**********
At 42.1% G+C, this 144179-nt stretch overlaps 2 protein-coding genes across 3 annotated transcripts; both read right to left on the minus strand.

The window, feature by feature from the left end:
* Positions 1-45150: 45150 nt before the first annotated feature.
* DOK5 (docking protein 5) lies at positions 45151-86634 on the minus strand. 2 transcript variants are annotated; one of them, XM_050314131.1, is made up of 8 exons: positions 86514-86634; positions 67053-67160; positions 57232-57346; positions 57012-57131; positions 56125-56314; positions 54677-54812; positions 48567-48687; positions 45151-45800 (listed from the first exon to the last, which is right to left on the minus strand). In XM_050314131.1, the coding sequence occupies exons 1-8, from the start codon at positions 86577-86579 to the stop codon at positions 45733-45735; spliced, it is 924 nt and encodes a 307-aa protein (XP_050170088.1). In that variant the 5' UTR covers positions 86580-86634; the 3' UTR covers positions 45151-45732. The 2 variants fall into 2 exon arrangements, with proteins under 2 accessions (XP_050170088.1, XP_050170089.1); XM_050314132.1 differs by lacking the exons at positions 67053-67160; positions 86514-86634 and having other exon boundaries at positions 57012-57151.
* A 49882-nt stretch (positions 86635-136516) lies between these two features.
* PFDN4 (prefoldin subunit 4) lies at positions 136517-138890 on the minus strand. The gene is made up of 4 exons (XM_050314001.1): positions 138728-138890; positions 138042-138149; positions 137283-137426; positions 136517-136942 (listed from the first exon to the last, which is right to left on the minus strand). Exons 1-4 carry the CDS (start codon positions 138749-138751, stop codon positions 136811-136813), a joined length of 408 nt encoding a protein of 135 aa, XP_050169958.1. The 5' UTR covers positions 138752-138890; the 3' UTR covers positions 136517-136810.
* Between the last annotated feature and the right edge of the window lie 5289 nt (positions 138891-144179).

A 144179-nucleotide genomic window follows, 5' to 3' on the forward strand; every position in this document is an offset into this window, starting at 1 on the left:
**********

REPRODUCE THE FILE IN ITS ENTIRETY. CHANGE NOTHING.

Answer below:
At 42.1% G+C, this 144179-nt stretch overlaps 2 protein-coding genes across 3 annotated transcripts; both read right to left on the minus strand.

The window, feature by feature from the left end:
* Positions 1-45150: 45150 nt before the first annotated feature.
* DOK5 (docking protein 5) lies at positions 45151-86634 on the minus strand. 2 transcript variants are annotated; one of them, XM_050314131.1, is made up of 8 exons: positions 86514-86634; positions 67053-67160; positions 57232-57346; positions 57012-57131; positions 56125-56314; positions 54677-54812; positions 48567-48687; positions 45151-45800 (listed from the first exon to the last, which is right to left on the minus strand). In XM_050314131.1, the coding sequence occupies exons 1-8, from the start codon at positions 86577-86579 to the stop codon at positions 45733-45735; spliced, it is 924 nt and encodes a 307-aa protein (XP_050170088.1). In that variant the 5' UTR covers positions 86580-86634; the 3' UTR covers positions 45151-45732. The 2 variants fall into 2 exon arrangements, with proteins under 2 accessions (XP_050170088.1, XP_050170089.1); XM_050314132.1 differs by lacking the exons at positions 67053-67160; positions 86514-86634 and having other exon boundaries at positions 57012-57151.
* A 49882-nt stretch (positions 86635-136516) lies between these two features.
* PFDN4 (prefoldin subunit 4) lies at positions 136517-138890 on the minus strand. The gene is made up of 4 exons (XM_050314001.1): positions 138728-138890; positions 138042-138149; positions 137283-137426; positions 136517-136942 (listed from the first exon to the last, which is right to left on the minus strand). Exons 1-4 carry the CDS (start codon positions 138749-138751, stop codon positions 136811-136813), a joined length of 408 nt encoding a protein of 135 aa, XP_050169958.1. The 5' UTR covers positions 138752-138890; the 3' UTR covers positions 136517-136810.
* Between the last annotated feature and the right edge of the window lie 5289 nt (positions 138891-144179).

A 144179-nucleotide genomic window follows, 5' to 3' on the forward strand; every position in this document is an offset into this window, starting at 1 on the left: